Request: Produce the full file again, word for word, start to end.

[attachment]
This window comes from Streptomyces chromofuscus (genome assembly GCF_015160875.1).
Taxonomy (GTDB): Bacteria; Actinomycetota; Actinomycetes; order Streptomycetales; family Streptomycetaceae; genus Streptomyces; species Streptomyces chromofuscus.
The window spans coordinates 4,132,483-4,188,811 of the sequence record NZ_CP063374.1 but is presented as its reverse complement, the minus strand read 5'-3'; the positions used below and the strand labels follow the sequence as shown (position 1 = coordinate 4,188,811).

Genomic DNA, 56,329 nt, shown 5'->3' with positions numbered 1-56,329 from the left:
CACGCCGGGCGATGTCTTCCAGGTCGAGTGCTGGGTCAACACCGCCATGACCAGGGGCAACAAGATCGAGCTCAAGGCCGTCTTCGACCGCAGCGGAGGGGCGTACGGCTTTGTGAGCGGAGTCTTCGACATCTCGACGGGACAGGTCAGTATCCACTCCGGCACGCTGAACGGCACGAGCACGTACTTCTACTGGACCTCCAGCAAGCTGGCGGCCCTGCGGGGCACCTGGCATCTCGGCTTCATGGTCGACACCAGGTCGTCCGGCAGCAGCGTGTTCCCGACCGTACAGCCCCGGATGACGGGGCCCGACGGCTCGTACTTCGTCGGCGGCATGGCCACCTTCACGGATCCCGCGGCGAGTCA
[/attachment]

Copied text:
This window comes from Streptomyces chromofuscus (genome assembly GCF_015160875.1).
Taxonomy (GTDB): Bacteria; Actinomycetota; Actinomycetes; order Streptomycetales; family Streptomycetaceae; genus Streptomyces; species Streptomyces chromofuscus.
The window spans coordinates 4,132,483-4,188,811 of the sequence record NZ_CP063374.1 but is presented as its reverse complement, the minus strand read 5'-3'; the positions used below and the strand labels follow the sequence as shown (position 1 = coordinate 4,188,811).

Genomic DNA, 56,329 nt, shown 5'->3' with positions numbered 1-56,329 from the left:
CACGCCGGGCGATGTCTTCCAGGTCGAGTGCTGGGTCAACACCGCCATGACCAGGGGCAACAAGATCGAGCTCAAGGCCGTCTTCGACCGCAGCGGAGGGGCGTACGGCTTTGTGAGCGGAGTCTTCGACATCTCGACGGGACAGGTCAGTATCCACTCCGGCACGCTGAACGGCACGAGCACGTACTTCTACTGGACCTCCAGCAAGCTGGCGGCCCTGCGGGGCACCTGGCATCTCGGCTTCATGGTCGACACCAGGTCGTCCGGCAGCAGCGTGTTCCCGACCGTACAGCCCCGGATGACGGGGCCCGACGGCTCGTACTTCGTCGGCGGCATGGCCACCTTCACGGATCCCGCGGCGAGTCA